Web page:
Monday, November 12, 2012

Cats Can Spell



First thing is first, cats can spell. Not only can they spell, but due to their sheer ingenuity, they have erected an elaborate network of tightropes high above the alps to escape the drudgery of holding up the façade that domesticated cats cannot spell. 



Intelligence through behavioral observation is defined as a composite of skills and abilities. A cat's verbal comprehension, perceptual organization, working memory and processing speed are reportedly less than that of a humans, however, the working memory of a cat is surmised as being 16 hours whereas most humans can barely remember what they ate for breakfast. 


F.E. Line Whiskers
Founder of The Whiskers Institute


According to F.E. Line Whiskers, founder of The Whiskers Institute, in his famous paper, The Nature of Feline Intelligence, "complex behavior, as exhibited by cats, requires a complex (and therefore intelligent) brain."  The brain of a domesticated cat is reported as containing 763 million cortical neurons with the visual cortex containing about 51,400 neurons per mm3. 






Cat brains are divided into many areas with specialized tasks that are intertwined and interconnected. A feline's flexibility arises from the sheer number of specialized hubs and many alternate paths within their highly specialized neural network. 




Since cats are non-materialistic, they could care less whether objects continue to exist when they cannot be seen, heard, or touched. In this respect, objects have no separate, permanent existence for a cat. They are, as one very evolved kitty called them, "part of the unseen universe." 




Given their extraordinary ability to retain information, cats can recall events with precision for up to 10 years - sometimes longer. Remembering how to spell is a trivial task and pales in comparison. Their remarkable intelligence has given rise to interspecies communication, allowing cats to co-exist along side of humans and other species, evolving far beyond their earlier primitive cat ancestors - just as humans evolved from their early primitive hominid ancestors.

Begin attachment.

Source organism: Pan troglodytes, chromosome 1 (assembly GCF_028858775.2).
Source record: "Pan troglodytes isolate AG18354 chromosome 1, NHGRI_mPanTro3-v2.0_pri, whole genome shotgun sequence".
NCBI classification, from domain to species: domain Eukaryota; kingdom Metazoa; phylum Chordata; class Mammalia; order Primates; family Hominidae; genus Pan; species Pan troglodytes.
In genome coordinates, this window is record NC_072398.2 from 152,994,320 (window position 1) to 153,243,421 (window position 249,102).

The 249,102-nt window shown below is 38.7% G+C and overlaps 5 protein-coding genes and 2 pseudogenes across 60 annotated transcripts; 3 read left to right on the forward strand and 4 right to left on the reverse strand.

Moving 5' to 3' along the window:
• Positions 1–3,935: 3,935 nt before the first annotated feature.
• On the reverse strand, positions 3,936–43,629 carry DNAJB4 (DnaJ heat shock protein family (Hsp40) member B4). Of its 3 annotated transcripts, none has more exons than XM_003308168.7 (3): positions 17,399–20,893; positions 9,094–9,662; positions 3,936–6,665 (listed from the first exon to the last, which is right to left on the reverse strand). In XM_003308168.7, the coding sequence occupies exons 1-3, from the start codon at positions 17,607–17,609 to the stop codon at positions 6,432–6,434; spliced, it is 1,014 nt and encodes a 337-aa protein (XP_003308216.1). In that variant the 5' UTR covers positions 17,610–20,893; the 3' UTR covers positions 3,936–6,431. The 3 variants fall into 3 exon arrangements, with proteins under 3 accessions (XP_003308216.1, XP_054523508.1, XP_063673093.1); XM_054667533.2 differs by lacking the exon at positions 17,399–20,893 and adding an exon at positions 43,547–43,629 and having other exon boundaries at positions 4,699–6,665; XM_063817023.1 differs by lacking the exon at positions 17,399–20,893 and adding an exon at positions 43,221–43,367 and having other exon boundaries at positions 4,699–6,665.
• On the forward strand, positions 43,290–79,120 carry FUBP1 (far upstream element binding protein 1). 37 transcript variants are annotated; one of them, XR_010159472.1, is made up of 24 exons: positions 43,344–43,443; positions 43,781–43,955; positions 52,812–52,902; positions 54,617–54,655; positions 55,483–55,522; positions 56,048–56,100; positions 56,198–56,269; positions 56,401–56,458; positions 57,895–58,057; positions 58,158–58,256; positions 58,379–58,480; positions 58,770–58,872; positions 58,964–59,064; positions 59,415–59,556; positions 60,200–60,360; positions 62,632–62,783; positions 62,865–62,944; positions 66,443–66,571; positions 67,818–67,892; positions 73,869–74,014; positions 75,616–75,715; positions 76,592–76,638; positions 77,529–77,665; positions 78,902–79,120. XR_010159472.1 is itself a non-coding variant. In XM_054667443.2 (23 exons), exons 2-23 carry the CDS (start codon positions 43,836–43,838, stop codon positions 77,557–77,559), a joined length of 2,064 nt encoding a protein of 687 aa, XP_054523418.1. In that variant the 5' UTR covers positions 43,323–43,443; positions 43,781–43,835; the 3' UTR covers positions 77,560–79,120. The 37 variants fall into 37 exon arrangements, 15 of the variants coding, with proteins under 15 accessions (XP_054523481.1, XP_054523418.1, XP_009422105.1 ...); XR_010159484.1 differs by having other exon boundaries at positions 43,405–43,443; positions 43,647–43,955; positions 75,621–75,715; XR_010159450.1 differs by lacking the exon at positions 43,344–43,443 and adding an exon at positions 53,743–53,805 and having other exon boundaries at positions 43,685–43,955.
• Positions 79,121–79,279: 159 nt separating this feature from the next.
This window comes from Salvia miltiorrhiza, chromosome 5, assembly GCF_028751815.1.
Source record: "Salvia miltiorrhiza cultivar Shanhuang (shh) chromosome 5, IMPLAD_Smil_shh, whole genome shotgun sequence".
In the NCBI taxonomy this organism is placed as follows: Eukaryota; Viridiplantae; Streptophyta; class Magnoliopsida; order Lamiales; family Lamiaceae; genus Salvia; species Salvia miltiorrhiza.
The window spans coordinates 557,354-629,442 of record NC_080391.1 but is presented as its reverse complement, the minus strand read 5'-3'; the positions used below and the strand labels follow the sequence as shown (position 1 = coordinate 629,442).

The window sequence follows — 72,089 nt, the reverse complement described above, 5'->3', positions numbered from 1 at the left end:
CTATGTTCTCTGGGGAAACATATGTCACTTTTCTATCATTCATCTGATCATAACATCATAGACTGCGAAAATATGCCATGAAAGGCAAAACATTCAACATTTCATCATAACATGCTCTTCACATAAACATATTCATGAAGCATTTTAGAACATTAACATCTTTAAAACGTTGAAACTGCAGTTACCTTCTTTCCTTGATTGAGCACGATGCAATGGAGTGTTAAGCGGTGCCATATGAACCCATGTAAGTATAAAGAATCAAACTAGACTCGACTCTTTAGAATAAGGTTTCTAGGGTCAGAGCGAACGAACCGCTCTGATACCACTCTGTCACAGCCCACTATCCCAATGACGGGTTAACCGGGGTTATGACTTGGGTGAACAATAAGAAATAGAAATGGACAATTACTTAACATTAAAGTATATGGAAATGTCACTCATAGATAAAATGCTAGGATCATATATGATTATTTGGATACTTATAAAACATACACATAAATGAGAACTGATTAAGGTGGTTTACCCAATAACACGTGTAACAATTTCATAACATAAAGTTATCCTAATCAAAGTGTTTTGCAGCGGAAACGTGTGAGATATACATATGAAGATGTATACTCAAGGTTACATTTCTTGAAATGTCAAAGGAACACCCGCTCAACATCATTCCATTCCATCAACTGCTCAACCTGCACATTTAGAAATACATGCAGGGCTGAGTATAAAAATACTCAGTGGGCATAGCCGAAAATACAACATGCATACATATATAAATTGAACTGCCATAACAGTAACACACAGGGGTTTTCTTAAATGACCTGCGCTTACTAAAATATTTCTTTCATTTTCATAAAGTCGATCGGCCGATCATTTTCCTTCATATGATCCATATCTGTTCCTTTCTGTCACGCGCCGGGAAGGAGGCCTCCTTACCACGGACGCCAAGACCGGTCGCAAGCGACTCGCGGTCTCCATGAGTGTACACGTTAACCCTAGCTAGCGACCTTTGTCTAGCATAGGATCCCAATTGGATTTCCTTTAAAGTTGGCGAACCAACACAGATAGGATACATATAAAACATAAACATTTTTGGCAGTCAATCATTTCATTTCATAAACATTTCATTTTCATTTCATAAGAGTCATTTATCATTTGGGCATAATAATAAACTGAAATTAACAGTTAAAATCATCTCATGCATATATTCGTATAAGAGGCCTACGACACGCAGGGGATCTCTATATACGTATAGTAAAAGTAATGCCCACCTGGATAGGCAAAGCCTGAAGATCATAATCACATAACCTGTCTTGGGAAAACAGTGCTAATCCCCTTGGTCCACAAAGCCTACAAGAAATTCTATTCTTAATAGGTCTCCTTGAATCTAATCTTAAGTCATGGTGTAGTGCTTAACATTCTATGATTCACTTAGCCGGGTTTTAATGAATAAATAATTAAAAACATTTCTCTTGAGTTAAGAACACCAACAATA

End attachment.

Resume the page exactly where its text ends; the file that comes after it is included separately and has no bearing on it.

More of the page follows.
As the inherent plasticity of the cat's brain becomes more apparent, scientists will continue to explore the affects of enriched and stimulating environments that contribute to the novel adaptive behaviors found in urban cats. 



In 2009, scientists simulated a cat's brain using a supercomputer containing 24,576 processors. Why you ask? There are a number of reasons why the cat brain is a goal of computer simulations. The main reason being that the physical structure of human brains and cat brains are very similar. Cats, like humans, have binocular vision that gives them depth perception. No doubt, the sentience of cats, in the area of artificial intelligence, will open the door for longitudinal evolutionary changes for future generations of cats (and possibly humans).

                

Just like humans, cats have the ability to learn, solve problems, and adapt to their environment. Cats have the ability to acquire new behavior that applies previously learned knowledge to new situations. Cat owners know all too well that cats can easily communicate their needs and desires. 



It is a well-known fact that cats can dream... 















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